Where and how to start investing from overseas?

9 Replies

Hi,

I have a question, I've read the BP Beginner's Guide and feel fairly comfortable with the very basics of real estate investing. My question is, my wife and I are looking to invest within the next year and would like advice on how to start investing. We're overseas (Japan) and will be here for a couple more years and would like for now to be the time to start building a foundation for when we get out of the military in 2017. I read about several niches and aren't sure what is best. Please advise such as investing in notes, buying and holding, etc. We would like to not take out a loan if we don't need to absolutely do so but are willing to. We plan on investing in central California.

I don't have a good answer to this, but being that you're overseas, I would probably wait until you're back in CA and you can actually take part in the acquisition process. If you join a partnership, you don't have any on the ground control and you're at the mercy of your partner. As a first time investor, I don't suggest that, unless it's someone you know extremely well and they have a track record.

Hi @Michael Alston ,

As Jordan mentioned above, having your team on the ground is crucial when your overseas. You want to make sure you've got a good attorney as well, who knows what your goals. When you've the got the right team in place, you can pretty much be anywhere and invest.

By the way, have you considered investing in Japan while you're here? Now's a pretty good time to get consistently good yield plus with land prices finally starting to rise, you could even see some capital appreciation over the next couple of years before you head back.

Walter

@Jordan T.,

Thanks! After giving it some more thought, I believe it probably would be best to wait. I have friends in California but I'm not too reluctant to ask them to take on a topic such as this until they possess the same passion as me.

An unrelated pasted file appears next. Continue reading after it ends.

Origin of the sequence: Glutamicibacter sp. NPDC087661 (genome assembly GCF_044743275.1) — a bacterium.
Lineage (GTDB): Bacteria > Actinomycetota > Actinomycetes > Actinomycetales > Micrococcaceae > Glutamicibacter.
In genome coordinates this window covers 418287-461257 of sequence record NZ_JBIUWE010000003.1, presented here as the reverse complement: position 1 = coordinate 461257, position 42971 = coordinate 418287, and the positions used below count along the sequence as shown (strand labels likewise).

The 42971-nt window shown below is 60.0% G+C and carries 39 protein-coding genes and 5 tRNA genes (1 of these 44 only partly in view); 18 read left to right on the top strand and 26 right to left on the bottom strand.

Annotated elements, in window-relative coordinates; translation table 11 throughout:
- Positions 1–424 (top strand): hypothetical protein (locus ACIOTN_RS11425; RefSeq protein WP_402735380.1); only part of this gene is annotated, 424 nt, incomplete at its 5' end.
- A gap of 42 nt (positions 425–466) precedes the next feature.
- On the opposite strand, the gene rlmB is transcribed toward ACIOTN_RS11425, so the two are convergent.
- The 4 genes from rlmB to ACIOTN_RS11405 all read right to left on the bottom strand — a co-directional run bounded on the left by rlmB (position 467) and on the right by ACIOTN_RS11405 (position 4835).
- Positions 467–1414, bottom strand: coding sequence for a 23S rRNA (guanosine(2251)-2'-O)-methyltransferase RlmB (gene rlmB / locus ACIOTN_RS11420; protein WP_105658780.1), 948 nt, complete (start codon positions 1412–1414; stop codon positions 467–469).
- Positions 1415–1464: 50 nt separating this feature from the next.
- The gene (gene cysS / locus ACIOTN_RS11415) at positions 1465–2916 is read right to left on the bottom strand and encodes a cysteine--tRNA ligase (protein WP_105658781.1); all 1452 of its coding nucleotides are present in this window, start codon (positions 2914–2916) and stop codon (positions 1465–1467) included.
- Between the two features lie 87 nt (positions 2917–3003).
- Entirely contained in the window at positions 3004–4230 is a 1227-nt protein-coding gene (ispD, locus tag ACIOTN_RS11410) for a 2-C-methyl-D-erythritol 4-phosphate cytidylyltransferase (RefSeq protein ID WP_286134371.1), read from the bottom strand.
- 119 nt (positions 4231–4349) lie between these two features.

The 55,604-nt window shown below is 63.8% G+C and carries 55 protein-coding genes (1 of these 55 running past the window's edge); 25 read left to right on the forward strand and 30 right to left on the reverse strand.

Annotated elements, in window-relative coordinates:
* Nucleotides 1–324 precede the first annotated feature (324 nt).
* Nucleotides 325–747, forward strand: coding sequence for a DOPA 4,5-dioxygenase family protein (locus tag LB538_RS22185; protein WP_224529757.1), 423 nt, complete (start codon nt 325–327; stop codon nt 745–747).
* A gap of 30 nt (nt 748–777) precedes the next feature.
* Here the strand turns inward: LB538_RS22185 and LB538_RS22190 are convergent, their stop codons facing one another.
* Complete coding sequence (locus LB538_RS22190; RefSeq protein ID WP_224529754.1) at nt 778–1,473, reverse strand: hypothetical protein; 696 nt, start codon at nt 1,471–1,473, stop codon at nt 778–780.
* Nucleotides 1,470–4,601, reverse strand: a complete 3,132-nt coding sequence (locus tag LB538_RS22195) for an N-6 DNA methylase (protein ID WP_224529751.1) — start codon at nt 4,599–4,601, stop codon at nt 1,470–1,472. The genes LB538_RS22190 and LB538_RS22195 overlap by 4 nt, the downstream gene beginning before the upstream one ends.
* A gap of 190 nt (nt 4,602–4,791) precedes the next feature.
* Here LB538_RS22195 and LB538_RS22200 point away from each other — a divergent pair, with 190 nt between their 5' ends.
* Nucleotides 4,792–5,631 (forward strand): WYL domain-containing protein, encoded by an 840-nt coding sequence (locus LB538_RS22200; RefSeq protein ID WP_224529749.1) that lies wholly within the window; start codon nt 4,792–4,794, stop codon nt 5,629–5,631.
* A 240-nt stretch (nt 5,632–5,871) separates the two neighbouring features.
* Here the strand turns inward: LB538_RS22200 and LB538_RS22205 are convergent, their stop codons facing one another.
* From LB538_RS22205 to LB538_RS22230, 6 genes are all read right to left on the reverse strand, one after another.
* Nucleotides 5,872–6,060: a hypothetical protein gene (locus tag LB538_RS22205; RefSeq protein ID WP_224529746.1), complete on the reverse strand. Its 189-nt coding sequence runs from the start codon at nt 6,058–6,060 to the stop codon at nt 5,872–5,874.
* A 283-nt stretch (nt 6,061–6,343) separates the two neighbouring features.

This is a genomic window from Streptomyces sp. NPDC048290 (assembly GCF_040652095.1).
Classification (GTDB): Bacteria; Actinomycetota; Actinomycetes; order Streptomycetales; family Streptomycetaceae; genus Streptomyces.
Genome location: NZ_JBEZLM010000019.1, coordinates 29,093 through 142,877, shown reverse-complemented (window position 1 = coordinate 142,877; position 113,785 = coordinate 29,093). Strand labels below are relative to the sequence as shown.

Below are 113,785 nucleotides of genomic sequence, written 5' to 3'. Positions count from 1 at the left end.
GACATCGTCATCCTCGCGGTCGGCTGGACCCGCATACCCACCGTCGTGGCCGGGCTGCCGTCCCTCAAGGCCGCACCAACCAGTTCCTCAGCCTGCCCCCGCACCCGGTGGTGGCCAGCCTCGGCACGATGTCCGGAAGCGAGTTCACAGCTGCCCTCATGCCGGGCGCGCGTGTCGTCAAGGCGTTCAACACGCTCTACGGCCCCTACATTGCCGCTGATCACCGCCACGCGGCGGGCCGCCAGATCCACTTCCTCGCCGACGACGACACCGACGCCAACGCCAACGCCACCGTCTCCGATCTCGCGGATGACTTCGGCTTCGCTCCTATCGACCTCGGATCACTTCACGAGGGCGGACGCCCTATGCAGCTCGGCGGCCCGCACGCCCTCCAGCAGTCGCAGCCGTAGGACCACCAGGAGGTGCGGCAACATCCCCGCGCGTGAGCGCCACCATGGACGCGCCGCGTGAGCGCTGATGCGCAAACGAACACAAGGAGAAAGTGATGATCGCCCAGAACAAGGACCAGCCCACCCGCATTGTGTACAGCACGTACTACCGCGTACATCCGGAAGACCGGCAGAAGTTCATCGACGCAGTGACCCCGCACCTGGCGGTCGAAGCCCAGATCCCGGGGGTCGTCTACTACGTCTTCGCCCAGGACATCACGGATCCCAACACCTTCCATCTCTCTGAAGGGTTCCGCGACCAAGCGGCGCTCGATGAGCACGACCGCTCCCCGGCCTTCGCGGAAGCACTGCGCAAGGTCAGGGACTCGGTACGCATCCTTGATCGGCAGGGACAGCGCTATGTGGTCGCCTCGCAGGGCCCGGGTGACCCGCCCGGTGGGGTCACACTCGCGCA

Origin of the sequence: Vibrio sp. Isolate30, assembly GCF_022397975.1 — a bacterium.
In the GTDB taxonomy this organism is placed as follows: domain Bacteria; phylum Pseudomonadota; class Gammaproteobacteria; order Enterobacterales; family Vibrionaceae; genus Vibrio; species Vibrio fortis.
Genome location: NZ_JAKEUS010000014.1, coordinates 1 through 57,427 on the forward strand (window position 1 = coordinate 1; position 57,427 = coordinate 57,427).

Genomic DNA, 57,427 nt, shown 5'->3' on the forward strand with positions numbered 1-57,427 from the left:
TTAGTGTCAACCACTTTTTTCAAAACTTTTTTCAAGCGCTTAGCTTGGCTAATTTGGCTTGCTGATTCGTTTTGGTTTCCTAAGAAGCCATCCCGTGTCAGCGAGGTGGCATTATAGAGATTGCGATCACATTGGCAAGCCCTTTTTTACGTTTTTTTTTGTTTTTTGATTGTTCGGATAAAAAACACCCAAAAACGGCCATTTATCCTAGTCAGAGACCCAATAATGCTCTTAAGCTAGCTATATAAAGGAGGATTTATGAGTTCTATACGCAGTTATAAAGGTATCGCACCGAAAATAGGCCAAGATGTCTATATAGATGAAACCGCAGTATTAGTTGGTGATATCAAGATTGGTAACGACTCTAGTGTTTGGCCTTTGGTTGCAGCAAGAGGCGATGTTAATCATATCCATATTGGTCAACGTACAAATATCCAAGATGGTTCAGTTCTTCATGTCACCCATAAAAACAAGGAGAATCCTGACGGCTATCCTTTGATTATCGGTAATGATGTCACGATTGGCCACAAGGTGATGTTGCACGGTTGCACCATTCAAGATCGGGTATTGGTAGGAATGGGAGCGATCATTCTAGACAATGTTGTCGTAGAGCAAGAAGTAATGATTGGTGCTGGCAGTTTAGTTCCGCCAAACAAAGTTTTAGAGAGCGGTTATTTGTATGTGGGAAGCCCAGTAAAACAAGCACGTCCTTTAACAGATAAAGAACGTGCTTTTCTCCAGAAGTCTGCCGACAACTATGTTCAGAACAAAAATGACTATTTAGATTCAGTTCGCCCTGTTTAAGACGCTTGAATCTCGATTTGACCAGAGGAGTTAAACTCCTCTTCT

@Walter,

Until you mentioned it, I never considered owning property here. I'm sure there's a lot to learn such as (ownership laws of foreigners, taxes, etc.) Thanks for the thought, I will definitely look into this.

We're an Air Force family in the UK and have purchased 3 properties from here, sight unseen. I add the caveat that we had purchased 14 properties prior to these, all of which we had seen, and I had criteria that enabled me to buy without total panic.

We would put extra income (from a tax return or a deployment, COLA, etc) into a mutual fund and let it grow until we had enough for a down payment. Because the houses I buy at a distance are new to newer (not older than 5 years), they are a bit pricier; similarly, because they are non-owner occupied that we picked up with a conventional loan, they need a fairly large down payment. In one situation, we found a Realtor from BP to find/buy the properties. In the other situation, we had a family member who owns a title company, and she recommended a investor-friendly Realtor and a mortgage provider who she knew could close.

We also have purchased two properties in the UK, both of which we have lived in and updated while we have lived in them. The first one we sold when we PCSd back to the States as younger people, and the second one we are still in. Overseas, you have the extra concerns of currency and local economy (ie potential base closure) to factor in. In total, we have purchased 17 properties, so 12 of those while posted for 4 years in the States between overseas assignments. We hit the ground running (as I expect you will) and did some fix-and-flips, a few pure flips, and a few long-term rentals. I continue to favor rentals geared towards E-5s near AF bases.

We have been going slow-and-steady buying real estate since we were both E-3s--now I have the illustrious rank of Mom and DH recently made E-8. It can be done~ Good luck with your journey!

my advice: save your money now, but study and learn as much as possible, including about the central CA market . Buy *local* when you return. You're fortunate to return to calif where you can make solid investments for cash flow AND appreciation. See what the market is like in 2017. Don't over pay if it's high. Maybe wait until we cycle down again if need be. Make a wise first investment, and building on it will be much easier. That's what I did. You're young, so if you can get the first steps right you will be well on your way! Good luck.

@Michael Alston

Japan allows for foreigners to own outright so no era issue there. The tax, you really wouldn't have to worry about until you build up your portfolio to such a point where your income is at a reportable level, usually after 3 or 4 years or a larger than average portfolio, as most purchase costs are claimable and carry forward, but of course I would recommend you confirm that with your accountant.

I'd be happy to have a conversation with you or answer any questions you might have about owning property in Japan.

Good luck!

I am also active duty military currently stationed in Japan (Okinawa) and I had no idea we could buy property here. I would love some more information as well!

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